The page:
The **3-partition problem** is a strongly NP-complete problem in computer science. The problem is to decide whether a given multiset of integers can be partitioned into triplets that all have the same sum. More precisely:

- Input: a multiset
*S*containing*n*positive integer elements. - Conditions:
*S*must be partitionable into*m*triplets,*S*_{1},*S*_{2}, …,*S*_{m}, where*n = 3m*. These triplets partition*S*in the sense that they are disjoint and they cover*S*. The target value*T*is computed by taking the sum of all elements in*S*, then divided by*m*. - Output: whether or not there exists a partition of
*S*such that, for all triplets, the sum of the elements in each triplet equals*T*.

The 3-partition problem remains strongly NP-complete under the restriction that every integer in *S* is strictly between *T*/4 and *T*/2.

- The set can be partitioned into the four sets , each of which sums to
*T*= 90. - The set can be partitioned into the two sets each of which sum to
*T*= 15. - (every integer in
*S*is strictly between*T*/4 and*T*/2): , thus*m*=2, and*T*=15. There is feasible 3-partition . - (every integer in
*S*is strictly between*T*/4 and*T*/2): , thus*m*=2, and*T*=15. There is no feasible solution.

The 3-partition problem remains NP-complete even when the integers in *S* are bounded above by a polynomial in *n*. In other words, the problem remains NP-complete even when representing the numbers in the input instance in unary. i.e., 3-partition is NP-complete in the strong sense or strongly NP-complete. This property, and 3-partition in general, is useful in many reductions where numbers are naturally represented in unary.

The 3-partition problem is similar to the partition problem, in which the goal is to partition *S* into two subsets with equal sum, and the multiway number partitioning, in which the goal is to partition *S* into *k* subsets with equal sum, where *k* is a fixed parameter. In 3-Partition the goal is to partition *S* into *m* = *n*/3 subsets, not just a fixed number of subsets, with equal sum. Partition is "easier" than 3-Partition: while 3-Partition is strongly NP-hard, Partition is only weakly NP-hard - it is hard only when the numbers are encoded in non-unary system, and have value exponential in *n*. When the values are polynomial in *n*, Partition can be solved in polynomial time using the pseudopolynomial time number partitioning algorithm.

In the **unrestricted-input variant**, the inputs can be arbitrary integers; in the **restricted-input variant**, the inputs must be in (*T*/4*, T*/2). The restricted version is as hard as the unrestricted version: given an instance *S _{u}* of the unrestricted variant, construct a new instance of the restricted version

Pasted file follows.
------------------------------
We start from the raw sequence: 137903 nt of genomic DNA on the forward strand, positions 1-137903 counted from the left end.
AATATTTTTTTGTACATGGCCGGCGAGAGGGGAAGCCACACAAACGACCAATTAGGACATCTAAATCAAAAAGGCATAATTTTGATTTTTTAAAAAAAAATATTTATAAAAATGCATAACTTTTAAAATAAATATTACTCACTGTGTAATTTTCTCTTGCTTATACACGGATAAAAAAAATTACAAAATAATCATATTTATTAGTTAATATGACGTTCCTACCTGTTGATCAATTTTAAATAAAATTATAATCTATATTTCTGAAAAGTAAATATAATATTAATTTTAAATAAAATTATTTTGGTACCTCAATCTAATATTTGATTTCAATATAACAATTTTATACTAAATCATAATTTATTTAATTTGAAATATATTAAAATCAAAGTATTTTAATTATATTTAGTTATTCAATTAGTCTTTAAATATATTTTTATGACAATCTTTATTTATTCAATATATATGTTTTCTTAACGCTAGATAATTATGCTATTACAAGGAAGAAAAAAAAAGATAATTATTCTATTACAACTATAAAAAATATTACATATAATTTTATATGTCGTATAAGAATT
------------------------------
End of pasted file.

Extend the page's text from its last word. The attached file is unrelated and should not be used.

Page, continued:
In the **distinct-input variant**, the inputs must be in (*T*/4*, T*/2), and in addition, they must all be distinct integers. It, too, is as hard as the unrestricted version.^{[1]}

In the **unrestricted-output variant**, the *m* output subsets can be of arbitrary size - not necessarily 3 (but they still need to have the same sum *T*). The restricted-output variant can be reduced to the unrestricted-variant: given an instance *S _{r}* of the restricted variant, with 3

The **ABC-partition problem** (also called **numerical 3-d matching)** is a variant in which, instead of a set *S* with 3 *m* integers, there are three sets *A*, *B*, *C* with *m* integers in each. The sum of numbers in all sets is . The goal is to construct *m* triplets, each of which contains one element from A, one from B and one from C, such that the sum of each triplet is *T*.^{[2]}

The **4-partition problem** is a variant in which *S* contains *n* = 4 *m* integers, the sum of all integers is , and the goal is to partition it into *m* quadruplets, all with a sum of *T*. It can be assumed that each integer is strictly between *T*/5 and *T*/3. Similarly, **ABCD-parititon** is a variant of 4-partition in which each there are 4 input sets and each quadruplet should contain one element from each set.

Garey and Johnson (1975) originally proved 3-Partition to be NP-complete, by a reduction from 3-dimensional matching.^{[3]} The classic reference by Garey and Johnson (1979) describes an NP-completeness proof, reducing from 3-dimensional matching to 4-partition to 3-partition.^{[4]} Logically, the reduction can be partitioned into several steps.

We are given an instance of E of 3d-matching, containing some *m* triplets {w_{i},x_{j},y_{k}}, where the vertices are w_{1},...,w_{q} and x_{1},...,x_{q} and y_{1},...,y_{q}. We construct an instance of ABCD-partition with 4**m* elements, as follows (where r := 32q):

- For each triplet t = {w
_{i},x_{j},y_{k}} in E, the set A contains an element u_{t}= 10r^{4}-kr^{3}-jr^{2}-ir. - For each triplet t = {w
_{i},x_{j},y_{k}} in E, the set B contains w_{it}, C contains x_{jt}, and D contains y_{kt}. So for each of w_{i}, x_{j}, y_{k}, there may be many corresponding elements in B, C, D - one for each triplet in which they appear. We consider one of these elements (denoted by "1") as the "real" one, and the others as "dummy" ones. The element sizes are as follows:- w
_{i}[1] = 10r^{4}+ir; w_{i}[2..] = 11r^{4}+ir. - x
_{j}[1] = 10r^{4}+jr^{2}; x_{j}[2..] = 11r^{4}+jr^{2}. - y
_{k}[1] = 10r^{4}+kr^{3}; y_{k}[2..] = 8r^{4}+kr^{3}.

- w
- The sum of every three "real" elements or every three "dummy" elements is 30r
^{4}+ir+jr^{2}+kr^{3}; and if the triplet element is added, the sum is 40r^{4}. - The threshold for the ABCD-partition instance is T=40r
^{4}. Note that the size of each element is in (T/3,T/5).

Given a perfect matching in *E*, we construct a 4-partition of ABCD as follows:

- For each triplet
*t=*{*w*} in the matching, we construct a 4-set {u_{i},x_{j},y_{k}_{t}, w_{i}[1], x_{j}[1], y_{k}[1]}. - For each triplet not in the matching, we construct a similar 4-set, but with the corresponding dummy elements.